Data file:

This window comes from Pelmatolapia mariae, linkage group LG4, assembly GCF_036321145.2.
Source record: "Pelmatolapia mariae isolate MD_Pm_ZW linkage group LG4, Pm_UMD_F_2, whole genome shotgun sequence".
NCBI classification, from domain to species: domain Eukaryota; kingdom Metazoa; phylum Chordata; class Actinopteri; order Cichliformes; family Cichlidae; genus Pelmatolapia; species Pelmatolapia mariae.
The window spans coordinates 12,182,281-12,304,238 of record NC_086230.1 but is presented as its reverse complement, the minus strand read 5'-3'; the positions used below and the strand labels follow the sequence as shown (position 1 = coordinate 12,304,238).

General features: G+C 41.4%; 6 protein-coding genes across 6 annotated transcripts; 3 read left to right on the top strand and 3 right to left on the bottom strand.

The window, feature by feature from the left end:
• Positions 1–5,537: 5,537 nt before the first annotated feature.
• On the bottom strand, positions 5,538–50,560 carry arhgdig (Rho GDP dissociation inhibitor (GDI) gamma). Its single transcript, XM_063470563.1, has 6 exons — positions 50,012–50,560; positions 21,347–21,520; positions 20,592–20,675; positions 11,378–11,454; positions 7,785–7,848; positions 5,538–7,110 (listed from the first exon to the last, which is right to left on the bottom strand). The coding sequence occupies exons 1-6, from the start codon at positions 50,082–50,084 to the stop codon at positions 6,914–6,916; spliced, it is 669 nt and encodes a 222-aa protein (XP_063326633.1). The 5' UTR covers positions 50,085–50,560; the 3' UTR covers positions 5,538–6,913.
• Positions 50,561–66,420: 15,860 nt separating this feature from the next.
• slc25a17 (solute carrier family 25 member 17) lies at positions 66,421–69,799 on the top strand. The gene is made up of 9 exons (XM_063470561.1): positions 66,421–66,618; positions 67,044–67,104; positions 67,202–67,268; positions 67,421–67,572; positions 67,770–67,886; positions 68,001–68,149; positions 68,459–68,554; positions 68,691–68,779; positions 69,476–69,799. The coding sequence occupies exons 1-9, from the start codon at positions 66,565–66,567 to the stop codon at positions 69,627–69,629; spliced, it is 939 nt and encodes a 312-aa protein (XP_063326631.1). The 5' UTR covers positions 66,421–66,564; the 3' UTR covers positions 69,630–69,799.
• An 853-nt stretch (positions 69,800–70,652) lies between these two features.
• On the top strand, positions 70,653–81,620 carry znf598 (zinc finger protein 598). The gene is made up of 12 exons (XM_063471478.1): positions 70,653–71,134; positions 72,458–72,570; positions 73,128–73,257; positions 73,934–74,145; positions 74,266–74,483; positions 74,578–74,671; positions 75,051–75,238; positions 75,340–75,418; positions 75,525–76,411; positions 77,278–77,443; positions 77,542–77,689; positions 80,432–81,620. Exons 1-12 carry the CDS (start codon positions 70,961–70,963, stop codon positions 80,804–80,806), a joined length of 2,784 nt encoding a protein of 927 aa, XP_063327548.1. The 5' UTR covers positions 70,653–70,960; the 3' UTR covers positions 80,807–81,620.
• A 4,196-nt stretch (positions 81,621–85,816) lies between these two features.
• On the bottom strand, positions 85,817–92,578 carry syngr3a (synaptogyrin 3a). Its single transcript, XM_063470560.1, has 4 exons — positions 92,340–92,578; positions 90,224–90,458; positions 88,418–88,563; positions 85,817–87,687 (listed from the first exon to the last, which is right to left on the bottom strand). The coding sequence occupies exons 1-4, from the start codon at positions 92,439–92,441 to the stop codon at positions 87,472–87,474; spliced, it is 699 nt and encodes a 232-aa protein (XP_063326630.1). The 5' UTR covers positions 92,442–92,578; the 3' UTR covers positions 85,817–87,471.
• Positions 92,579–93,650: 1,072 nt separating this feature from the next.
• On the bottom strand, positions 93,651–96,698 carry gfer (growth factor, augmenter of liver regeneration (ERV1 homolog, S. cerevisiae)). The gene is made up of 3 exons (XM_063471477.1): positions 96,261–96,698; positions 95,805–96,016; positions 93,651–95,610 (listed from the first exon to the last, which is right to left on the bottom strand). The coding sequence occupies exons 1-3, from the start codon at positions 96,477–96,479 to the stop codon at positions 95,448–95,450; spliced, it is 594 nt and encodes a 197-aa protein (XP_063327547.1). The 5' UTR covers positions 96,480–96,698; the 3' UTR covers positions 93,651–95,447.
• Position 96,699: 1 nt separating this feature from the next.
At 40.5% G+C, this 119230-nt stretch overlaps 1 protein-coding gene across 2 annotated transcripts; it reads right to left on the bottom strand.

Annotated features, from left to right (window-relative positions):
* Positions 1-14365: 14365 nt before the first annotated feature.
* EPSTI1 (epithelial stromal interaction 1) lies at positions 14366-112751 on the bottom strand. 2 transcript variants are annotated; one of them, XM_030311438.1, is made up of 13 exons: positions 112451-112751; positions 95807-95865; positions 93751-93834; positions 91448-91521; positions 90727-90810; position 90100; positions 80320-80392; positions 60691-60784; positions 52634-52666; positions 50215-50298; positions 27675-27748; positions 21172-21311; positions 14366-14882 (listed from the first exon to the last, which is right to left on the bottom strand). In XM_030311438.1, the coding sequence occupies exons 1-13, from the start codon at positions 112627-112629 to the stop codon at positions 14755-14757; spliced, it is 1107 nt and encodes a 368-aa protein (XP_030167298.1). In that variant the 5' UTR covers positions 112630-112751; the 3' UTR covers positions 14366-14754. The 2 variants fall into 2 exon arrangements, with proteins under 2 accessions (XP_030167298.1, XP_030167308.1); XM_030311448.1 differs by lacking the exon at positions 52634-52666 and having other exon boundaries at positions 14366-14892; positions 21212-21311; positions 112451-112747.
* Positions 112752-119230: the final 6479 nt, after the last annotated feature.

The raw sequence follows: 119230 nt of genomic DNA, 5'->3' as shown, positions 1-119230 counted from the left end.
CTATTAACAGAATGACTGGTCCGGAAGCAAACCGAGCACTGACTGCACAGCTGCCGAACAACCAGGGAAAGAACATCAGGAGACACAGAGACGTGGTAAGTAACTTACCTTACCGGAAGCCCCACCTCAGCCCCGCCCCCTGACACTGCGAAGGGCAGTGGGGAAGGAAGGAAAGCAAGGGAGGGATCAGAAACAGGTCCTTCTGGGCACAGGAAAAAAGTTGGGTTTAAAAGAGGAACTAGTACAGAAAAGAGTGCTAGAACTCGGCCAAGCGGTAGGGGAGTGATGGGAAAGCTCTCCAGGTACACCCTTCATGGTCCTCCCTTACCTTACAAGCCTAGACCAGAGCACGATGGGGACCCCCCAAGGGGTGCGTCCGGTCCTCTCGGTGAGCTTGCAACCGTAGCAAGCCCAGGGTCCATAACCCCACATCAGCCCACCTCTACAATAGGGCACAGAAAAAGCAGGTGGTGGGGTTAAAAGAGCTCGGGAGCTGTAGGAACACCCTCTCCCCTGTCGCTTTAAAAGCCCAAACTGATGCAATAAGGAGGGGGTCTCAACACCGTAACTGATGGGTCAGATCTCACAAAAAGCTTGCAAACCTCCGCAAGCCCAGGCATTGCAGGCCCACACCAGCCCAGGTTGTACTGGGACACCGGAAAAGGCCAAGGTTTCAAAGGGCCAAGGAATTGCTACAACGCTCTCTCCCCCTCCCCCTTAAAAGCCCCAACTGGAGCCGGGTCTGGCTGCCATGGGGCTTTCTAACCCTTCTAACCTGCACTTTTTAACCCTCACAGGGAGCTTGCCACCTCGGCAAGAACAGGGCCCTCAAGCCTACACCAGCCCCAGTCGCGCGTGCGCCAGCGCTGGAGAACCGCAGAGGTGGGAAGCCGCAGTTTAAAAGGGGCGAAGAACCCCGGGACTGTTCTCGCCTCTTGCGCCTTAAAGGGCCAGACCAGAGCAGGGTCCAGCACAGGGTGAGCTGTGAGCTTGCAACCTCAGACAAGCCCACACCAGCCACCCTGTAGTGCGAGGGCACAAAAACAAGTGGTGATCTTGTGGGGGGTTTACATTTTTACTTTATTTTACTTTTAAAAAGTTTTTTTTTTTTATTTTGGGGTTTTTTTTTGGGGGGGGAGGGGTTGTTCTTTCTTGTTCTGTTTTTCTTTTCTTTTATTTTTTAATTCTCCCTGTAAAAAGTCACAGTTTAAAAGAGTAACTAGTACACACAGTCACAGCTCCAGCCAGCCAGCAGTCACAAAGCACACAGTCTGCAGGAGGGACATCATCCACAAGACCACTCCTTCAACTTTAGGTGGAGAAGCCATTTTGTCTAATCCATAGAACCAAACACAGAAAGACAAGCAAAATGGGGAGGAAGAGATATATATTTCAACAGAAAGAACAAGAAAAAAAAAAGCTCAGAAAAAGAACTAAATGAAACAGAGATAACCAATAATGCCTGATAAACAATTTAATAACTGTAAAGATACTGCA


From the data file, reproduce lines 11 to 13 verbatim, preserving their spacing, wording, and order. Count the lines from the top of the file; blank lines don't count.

• An 853-nt stretch (positions 69,800–70,652) lies between these two features.
• On the top strand, positions 70,653–81,620 carry znf598 (zinc finger protein 598). The gene is made up of 12 exons (XM_063471478.1): positions 70,653–71,134; positions 72,458–72,570; positions 73,128–73,257; positions 73,934–74,145; positions 74,266–74,483; positions 74,578–74,671; positions 75,051–75,238; positions 75,340–75,418; positions 75,525–76,411; positions 77,278–77,443; positions 77,542–77,689; positions 80,432–81,620. Exons 1-12 carry the CDS (start codon positions 70,961–70,963, stop codon positions 80,804–80,806), a joined length of 2,784 nt encoding a protein of 927 aa, XP_063327548.1. The 5' UTR covers positions 70,653–70,960; the 3' UTR covers positions 80,807–81,620.
• A 4,196-nt stretch (positions 81,621–85,816) lies between these two features.